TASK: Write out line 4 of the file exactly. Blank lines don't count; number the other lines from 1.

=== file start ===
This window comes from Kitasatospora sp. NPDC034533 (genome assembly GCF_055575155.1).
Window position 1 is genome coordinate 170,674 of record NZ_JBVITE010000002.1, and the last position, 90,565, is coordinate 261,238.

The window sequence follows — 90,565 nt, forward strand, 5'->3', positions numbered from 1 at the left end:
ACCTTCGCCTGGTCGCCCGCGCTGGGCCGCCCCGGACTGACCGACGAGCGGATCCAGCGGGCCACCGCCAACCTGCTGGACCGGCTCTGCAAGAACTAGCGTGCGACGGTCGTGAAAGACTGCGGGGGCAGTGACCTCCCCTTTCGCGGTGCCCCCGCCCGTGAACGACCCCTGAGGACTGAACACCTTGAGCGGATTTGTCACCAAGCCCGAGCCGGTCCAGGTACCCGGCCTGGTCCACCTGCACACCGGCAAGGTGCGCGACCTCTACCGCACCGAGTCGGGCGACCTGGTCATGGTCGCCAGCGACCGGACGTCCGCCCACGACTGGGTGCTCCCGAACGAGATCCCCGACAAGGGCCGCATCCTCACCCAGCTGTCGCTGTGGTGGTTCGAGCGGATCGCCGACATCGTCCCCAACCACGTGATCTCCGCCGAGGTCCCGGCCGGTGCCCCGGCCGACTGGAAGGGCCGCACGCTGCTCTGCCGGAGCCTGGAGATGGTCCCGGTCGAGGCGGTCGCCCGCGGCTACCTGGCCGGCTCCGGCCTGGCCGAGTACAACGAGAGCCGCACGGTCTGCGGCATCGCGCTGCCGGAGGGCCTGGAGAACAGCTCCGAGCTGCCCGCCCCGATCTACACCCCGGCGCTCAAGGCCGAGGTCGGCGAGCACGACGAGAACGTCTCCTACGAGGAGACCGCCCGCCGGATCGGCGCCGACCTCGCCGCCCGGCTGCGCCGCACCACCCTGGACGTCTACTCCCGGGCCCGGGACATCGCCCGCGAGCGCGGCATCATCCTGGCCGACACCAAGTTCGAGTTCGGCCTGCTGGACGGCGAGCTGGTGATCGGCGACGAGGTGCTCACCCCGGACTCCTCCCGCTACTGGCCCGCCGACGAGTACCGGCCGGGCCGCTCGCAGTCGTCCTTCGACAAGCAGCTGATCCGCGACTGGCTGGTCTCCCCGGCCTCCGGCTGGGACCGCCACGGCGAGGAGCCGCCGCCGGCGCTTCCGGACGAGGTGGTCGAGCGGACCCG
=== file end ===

ACCTTCGCCTGGTCGCCCGCGCTGGGCCGCCCCGGACTGACCGACGAGCGGATCCAGCGGGCCACCGCCAACCTGCTGGACCGGCTCTGCAAGAACTAGCGTGCGACGGTCGTGAAAGACTGCGGGGGCAGTGACCTCCCCTTTCGCGGTGCCCCCGCCCGTGAACGACCCCTGAGGACTGAACACCTTGAGCGGATTTGTCACCAAGCCCGAGCCGGTCCAGGTACCCGGCCTGGTCCACCTGCACACCGGCAAGGTGCGCGACCTCTACCGCACCGAGTCGGGCGACCTGGTCATGGTCGCCAGCGACCGGACGTCCGCCCACGACTGGGTGCTCCCGAACGAGATCCCCGACAAGGGCCGCATCCTCACCCAGCTGTCGCTGTGGTGGTTCGAGCGGATCGCCGACATCGTCCCCAACCACGTGATCTCCGCCGAGGTCCCGGCCGGTGCCCCGGCCGACTGGAAGGGCCGCACGCTGCTCTGCCGGAGCCTGGAGATGGTCCCGGTCGAGGCGGTCGCCCGCGGCTACCTGGCCGGCTCCGGCCTGGCCGAGTACAACGAGAGCCGCACGGTCTGCGGCATCGCGCTGCCGGAGGGCCTGGAGAACAGCTCCGAGCTGCCCGCCCCGATCTACACCCCGGCGCTCAAGGCCGAGGTCGGCGAGCACGACGAGAACGTCTCCTACGAGGAGACCGCCCGCCGGATCGGCGCCGACCTCGCCGCCCGGCTGCGCCGCACCACCCTGGACGTCTACTCCCGGGCCCGGGACATCGCCCGCGAGCGCGGCATCATCCTGGCCGACACCAAGTTCGAGTTCGGCCTGCTGGACGGCGAGCTGGTGATCGGCGACGAGGTGCTCACCCCGGACTCCTCCCGCTACTGGCCCGCCGACGAGTACCGGCCGGGCCGCTCGCAGTCGTCCTTCGACAAGCAGCTGATCCGCGACTGGCTGGTCTCCCCGGCCTCCGGCTGGGACCGCCACGGCGAGGAGCCGCCGCCGGCGCTTCCGGACGAGGTGGTCGAGCGGACCCG